Yesterday I got my first real taste of the manic working hours of the industry. As I type this I’m still getting the occasional brain twitch, so bear with me if my writing gets a bit haphazard.
Starting out at 5am in Brighton, where I had spent the weekend, I began my journey into London, stopping off at Gatwick airport to drop off my girlfriend as she flew back to Switzerland. From there, strung with various pieces of filming equipment and feeling like I was about to set off to destroy the One Ring, I continued into London.
Crashing at my uncle’s flat for a few hours, I then went out to Highgate, where I needed to film a Futurenauts podcast recording as part of my job with Atlas of the Future. This was the second shoot I’d had with the Futurenauts- ‘But wait!’ I hear my probably non-existent readers say, ‘Where’s your blog post about your first shoot Matt? How can you deprive us of even the smallest details of your professional activities?!’. Well, dear (imaginary) reader, the reason I didn’t write about my first shoot was that it was my first ever solo shoot and was frankly rather embarrassing. There were a number of factors which led to this.
The first was that I didn’t actually plan much which, although generally not too big an issue at university, in the real world really starts you off at a major disadvantage. There’s really nothing like a bunch of professionals turning to you and asking ‘What needs doing?’ and you not having an answer to really sear the importance of planning into your brain.
The second was that the kit I had probably didn’t even count as the basics of a solo-shoot, consisting of only a camera and tripod. Now, being used to having access to thousands of pounds of top-end tech at university, going into a shoot without even an LED lamp was much harder than expected. Especially when the kit I did have, a Blackmagic Pocket Cinema Camera, was much less forgiving if you don’t know your stuff than the Canon DSLR’s I’ve been used to. Manual colour temperature settings, shutter angle instead of shutter speed and no on-screen indicator crucial aspects like exposure really highlight the gaps in your technical knowledge and mercilessly demand you fill them.
The third was something I couldn’t have really appreciated until I experienced it – solo shoots are HARD. There’s not a small team of your mates all working at various levels of focus until you happen to get everything done. There’s just you – having to keep that pace and energy up at all times and with an intense level of focus to get the shots you need. If something goes wrong, if you forget a shot or don’t get it all done in time, it’s your fault and you’ve got to deal with it. I probably learnt more in those cringe-worthy couple of hours than the whole of First Year.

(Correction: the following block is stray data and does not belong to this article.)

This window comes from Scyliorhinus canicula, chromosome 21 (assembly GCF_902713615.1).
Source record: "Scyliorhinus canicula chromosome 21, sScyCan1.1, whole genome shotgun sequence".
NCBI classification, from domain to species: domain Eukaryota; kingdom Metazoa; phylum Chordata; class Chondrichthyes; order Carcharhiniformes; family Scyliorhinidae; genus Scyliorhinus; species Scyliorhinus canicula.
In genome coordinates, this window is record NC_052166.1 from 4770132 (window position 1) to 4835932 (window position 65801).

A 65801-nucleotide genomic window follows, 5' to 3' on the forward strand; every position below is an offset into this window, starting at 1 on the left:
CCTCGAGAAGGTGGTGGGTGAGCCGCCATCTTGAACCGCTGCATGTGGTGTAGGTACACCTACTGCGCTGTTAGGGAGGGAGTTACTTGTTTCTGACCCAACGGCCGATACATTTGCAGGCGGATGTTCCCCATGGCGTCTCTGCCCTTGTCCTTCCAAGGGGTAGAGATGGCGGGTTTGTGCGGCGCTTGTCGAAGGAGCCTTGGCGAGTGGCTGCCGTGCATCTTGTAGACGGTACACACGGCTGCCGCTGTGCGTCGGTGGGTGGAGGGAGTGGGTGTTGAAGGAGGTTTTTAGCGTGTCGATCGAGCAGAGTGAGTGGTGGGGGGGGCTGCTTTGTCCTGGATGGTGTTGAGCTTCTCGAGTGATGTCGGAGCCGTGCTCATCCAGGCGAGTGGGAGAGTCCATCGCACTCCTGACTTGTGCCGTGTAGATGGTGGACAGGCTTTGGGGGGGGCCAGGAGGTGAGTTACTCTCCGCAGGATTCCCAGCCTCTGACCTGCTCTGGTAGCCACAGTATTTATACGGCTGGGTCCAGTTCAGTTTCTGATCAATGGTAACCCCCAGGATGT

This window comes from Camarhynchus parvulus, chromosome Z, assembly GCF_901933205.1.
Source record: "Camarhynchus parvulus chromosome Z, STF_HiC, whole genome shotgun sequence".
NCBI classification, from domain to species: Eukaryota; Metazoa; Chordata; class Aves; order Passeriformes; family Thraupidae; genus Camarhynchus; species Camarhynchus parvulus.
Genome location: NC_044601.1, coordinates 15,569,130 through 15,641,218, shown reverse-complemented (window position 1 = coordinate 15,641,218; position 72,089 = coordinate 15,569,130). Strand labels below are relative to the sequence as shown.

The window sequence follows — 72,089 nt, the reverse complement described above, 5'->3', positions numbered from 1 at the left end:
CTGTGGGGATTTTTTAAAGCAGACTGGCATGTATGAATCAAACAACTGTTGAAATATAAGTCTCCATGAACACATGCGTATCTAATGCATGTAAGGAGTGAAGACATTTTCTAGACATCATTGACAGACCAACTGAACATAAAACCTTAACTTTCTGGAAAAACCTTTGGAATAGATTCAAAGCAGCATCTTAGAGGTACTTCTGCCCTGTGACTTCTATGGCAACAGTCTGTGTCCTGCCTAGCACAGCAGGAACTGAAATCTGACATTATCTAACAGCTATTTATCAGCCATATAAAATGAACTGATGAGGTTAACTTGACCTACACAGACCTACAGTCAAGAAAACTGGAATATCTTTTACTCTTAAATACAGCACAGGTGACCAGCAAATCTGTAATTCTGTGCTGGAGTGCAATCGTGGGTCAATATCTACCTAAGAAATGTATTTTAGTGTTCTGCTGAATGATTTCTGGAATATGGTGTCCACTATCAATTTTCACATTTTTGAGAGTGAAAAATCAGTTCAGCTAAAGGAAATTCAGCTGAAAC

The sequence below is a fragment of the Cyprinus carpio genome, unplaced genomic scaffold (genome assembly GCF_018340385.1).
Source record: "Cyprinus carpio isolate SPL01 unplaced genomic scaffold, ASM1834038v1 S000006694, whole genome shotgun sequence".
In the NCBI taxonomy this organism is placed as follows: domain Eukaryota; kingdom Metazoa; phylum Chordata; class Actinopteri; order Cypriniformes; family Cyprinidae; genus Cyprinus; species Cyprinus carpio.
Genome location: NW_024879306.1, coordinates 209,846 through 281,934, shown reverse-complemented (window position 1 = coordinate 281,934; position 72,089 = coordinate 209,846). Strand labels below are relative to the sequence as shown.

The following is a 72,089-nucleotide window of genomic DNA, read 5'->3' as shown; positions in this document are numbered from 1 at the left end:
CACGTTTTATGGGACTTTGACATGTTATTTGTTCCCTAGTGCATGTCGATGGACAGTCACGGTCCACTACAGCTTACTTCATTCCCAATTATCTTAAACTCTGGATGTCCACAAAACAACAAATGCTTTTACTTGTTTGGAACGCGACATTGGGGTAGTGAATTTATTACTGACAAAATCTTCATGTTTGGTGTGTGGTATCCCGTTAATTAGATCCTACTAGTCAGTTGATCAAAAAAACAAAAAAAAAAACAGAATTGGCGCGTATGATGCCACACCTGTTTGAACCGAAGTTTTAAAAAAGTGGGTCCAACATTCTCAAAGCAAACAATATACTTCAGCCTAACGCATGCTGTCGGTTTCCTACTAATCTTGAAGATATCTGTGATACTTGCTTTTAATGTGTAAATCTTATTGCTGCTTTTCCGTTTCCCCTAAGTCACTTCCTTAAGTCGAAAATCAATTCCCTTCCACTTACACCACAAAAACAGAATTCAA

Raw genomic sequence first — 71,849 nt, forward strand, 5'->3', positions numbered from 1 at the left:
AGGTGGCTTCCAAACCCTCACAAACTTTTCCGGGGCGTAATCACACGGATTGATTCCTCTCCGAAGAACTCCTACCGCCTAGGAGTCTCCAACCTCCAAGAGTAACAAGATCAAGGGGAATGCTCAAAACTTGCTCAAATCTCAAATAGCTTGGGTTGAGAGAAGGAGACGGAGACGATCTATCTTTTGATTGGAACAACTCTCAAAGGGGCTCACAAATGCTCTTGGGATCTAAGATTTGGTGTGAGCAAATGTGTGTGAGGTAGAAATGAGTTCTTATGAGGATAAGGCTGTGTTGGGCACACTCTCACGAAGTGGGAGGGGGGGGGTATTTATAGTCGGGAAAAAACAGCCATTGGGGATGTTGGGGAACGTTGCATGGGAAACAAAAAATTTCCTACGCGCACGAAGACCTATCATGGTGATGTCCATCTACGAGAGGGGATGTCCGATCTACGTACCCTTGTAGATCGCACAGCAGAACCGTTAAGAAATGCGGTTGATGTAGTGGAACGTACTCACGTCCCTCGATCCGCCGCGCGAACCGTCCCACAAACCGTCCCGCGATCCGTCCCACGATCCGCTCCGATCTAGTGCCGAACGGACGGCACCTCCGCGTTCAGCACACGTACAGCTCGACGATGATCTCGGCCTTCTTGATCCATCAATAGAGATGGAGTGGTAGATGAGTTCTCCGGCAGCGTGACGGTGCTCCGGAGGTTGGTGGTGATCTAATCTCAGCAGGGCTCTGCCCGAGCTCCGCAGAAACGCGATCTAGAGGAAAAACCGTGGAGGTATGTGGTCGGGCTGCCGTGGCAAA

I now realise I’ve actually written about my first shoot. I hope you’re all happy with yourselves.
BUT, as I said before, I learnt a lot from it and this time round was a much better experience. Going in with a detailed plan and better technical knowledge, I got a lot of good footage and came away feeling much better about the future of my career. As they often tend to, the shoot went on longer than expected and I finished up around 6:30pm. From there I headed back to my uncles to try get a bit of sleep because I WAS NOT EVEN HALFWAY THROUGH MY DAY.
That’s right ladies and gentleman, I was yet to embark on one of the most interesting yet harrowing experiences of my life – a night-shift at ITV Studios. I’d managed to arrange the shift during my work experience in September with Loose Women by sitting down with Nick Thomas, the Head of Editing for Daytime, who invited me along to one.
For those of you who don’t know, the editing suites in broadcast television work 24 hours a day, with editors working in 12 hour shifts. So from 9:30pm to 9:30am, I would be shadowing the daybreak editors who worked through the night editing all the clips (known as VT’s) for the following morning shows. I spent most of the night with a guy called Chris who seriously knew his stuff, having started out in MMA 13 years ago and worked his way up from there. It was a really great insight into ITV’s editing workflows and I continued to learn about the importance of Avid’s hardware in such large-scale operations.
I only had one nap the whole night, which I’d consider a success, even though the lines I woke up with on my face from sleeping on my jacket were so deep they made me look like I’d been mauled by a large cat. I can honestly say that was probably the most tired I’ve ever felt in my life – my body was trying to forcibly shut down regularly, like someone as holding down the power button on my brain.
In spite of this I have to admit it was loads of fun, I’ll definitely see if I can do it again!